Matthew R. Sanders PhD is a Professor of Clinical Psychology and Director of the Parenting and Family Support Centre at The University of Queensland. Over the past 25 years Matt has gained an international reputation for his scientific research into childhood behaviour problems and family interaction. He has written numerous books and scientific articles on parenting, family psychology and prevention of psychopathology in children and adolescents. He is the author of the popular parenting book, Every Parent: A Positive Approach to Children’s Behaviour. He is past National President of the Australian Association of Cognitive Behaviour Therapy, and has received a distinguished career award from this association. He is also a Fellow of the American Academy of Experimental Criminology. He is an experienced media broadcaster and a spokesperson for the Australian Psychological Society on child and family matters.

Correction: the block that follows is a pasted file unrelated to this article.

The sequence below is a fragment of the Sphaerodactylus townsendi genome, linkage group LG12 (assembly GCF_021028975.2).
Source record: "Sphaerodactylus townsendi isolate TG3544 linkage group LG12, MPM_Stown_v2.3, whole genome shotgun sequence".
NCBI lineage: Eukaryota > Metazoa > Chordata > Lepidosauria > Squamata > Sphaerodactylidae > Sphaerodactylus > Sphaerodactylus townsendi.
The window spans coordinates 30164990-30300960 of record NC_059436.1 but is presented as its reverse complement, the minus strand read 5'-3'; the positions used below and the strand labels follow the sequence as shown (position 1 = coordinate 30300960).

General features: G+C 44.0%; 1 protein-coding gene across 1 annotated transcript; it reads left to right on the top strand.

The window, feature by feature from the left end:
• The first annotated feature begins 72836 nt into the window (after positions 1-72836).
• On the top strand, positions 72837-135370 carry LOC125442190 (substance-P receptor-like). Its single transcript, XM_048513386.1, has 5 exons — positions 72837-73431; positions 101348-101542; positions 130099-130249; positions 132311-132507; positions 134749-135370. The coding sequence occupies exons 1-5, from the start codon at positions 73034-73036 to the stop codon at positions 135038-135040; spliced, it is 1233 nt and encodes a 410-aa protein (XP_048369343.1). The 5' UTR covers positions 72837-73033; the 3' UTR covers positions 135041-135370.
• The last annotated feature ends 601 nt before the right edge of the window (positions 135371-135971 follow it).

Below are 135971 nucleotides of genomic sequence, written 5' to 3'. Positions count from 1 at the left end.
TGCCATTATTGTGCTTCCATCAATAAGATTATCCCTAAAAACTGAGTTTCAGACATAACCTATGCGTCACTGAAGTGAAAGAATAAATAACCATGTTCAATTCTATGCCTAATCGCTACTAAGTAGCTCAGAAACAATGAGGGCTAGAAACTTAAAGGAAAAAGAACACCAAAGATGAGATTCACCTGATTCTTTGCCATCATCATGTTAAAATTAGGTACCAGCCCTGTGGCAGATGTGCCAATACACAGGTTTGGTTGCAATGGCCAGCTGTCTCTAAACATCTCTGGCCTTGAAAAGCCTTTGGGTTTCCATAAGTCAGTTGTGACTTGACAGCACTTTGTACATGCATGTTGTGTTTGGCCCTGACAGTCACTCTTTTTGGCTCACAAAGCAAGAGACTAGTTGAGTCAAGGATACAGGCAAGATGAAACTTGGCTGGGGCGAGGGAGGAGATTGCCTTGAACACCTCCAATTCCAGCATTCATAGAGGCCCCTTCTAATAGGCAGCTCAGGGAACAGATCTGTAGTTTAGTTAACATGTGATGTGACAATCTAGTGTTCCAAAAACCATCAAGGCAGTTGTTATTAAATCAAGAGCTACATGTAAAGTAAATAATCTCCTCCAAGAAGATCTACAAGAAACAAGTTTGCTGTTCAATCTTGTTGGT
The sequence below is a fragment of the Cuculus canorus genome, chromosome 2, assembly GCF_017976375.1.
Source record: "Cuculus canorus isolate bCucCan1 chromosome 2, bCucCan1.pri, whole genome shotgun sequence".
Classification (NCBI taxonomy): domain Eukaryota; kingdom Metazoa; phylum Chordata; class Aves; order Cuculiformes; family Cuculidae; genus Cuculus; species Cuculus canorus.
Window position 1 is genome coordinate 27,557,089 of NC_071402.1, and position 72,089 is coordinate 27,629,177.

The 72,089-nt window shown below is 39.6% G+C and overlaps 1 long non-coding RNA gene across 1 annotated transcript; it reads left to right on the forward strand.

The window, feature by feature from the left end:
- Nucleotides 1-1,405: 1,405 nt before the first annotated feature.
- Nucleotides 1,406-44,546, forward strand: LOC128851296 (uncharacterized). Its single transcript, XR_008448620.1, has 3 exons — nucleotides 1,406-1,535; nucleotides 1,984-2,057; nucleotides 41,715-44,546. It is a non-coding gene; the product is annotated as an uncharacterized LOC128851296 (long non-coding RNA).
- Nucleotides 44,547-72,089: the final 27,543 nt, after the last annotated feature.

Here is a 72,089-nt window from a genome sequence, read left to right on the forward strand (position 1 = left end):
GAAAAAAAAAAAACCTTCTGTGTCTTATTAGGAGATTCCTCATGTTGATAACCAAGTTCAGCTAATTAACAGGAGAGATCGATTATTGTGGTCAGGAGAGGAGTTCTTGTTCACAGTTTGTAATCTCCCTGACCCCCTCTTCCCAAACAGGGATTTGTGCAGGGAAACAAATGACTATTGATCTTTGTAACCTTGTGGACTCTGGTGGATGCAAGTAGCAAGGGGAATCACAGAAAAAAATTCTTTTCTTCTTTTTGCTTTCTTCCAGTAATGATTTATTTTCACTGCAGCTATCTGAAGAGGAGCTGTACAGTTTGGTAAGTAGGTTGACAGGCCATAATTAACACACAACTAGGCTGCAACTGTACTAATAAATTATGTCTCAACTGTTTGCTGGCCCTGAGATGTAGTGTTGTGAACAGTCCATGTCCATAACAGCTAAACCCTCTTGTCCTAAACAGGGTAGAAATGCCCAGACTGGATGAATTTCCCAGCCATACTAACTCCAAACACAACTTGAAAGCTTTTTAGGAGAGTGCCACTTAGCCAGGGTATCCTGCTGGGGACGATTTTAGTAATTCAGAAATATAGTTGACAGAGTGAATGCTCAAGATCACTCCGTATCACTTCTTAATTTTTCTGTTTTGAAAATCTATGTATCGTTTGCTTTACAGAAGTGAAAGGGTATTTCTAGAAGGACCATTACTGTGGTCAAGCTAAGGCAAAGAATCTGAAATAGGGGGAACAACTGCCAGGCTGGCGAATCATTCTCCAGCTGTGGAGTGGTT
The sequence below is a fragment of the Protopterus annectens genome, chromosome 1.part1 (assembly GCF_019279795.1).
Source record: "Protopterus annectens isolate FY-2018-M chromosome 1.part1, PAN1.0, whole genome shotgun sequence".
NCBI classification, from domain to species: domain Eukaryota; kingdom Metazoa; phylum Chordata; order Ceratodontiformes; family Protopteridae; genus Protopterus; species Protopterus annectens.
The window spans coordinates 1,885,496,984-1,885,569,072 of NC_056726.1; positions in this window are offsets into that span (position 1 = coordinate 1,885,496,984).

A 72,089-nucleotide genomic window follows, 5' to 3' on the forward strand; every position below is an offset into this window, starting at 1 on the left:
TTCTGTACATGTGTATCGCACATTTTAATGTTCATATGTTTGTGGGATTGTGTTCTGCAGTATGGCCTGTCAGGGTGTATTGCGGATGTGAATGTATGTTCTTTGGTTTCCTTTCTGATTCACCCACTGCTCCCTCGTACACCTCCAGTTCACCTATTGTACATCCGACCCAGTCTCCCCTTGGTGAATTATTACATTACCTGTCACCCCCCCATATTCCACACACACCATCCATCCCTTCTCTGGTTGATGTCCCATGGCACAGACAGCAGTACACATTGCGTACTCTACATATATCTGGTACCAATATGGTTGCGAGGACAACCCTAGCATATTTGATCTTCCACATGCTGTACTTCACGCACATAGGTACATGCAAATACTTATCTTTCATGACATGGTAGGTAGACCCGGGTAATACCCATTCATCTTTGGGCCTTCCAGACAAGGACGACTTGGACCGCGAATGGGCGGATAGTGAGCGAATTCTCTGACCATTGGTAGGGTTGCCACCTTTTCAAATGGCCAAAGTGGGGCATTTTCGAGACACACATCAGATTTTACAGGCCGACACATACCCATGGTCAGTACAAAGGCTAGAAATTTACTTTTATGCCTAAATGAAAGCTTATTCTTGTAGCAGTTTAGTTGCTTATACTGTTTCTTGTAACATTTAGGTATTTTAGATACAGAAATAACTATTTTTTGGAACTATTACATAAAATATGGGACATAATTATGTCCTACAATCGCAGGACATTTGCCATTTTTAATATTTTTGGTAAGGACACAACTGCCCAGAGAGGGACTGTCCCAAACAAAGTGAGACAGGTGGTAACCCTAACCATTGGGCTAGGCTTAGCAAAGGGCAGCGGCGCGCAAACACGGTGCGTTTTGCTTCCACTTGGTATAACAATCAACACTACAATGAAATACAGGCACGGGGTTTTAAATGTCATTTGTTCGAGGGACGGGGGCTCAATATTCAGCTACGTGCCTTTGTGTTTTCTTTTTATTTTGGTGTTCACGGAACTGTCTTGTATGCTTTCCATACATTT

Karen Turner PhD is Deputy Director of the Parenting and Family Support Centre. She is a clinical psychologist and research academic and has had a major role in the development of Triple P resources and materials for practitioners and parents. Her work has involved consultancy projects for state and federal government departments. She has extensive clinical and research experience relating to the prevention and treatment of a variety of childhood behavioural and emotional problems, including work with Indigenous populations, feeding disorders, pain syndromes and conduct problems. Her research has also focused on the development and evaluation of brief primary care interventions and the subsequent dissemination of these interventions to the professional community.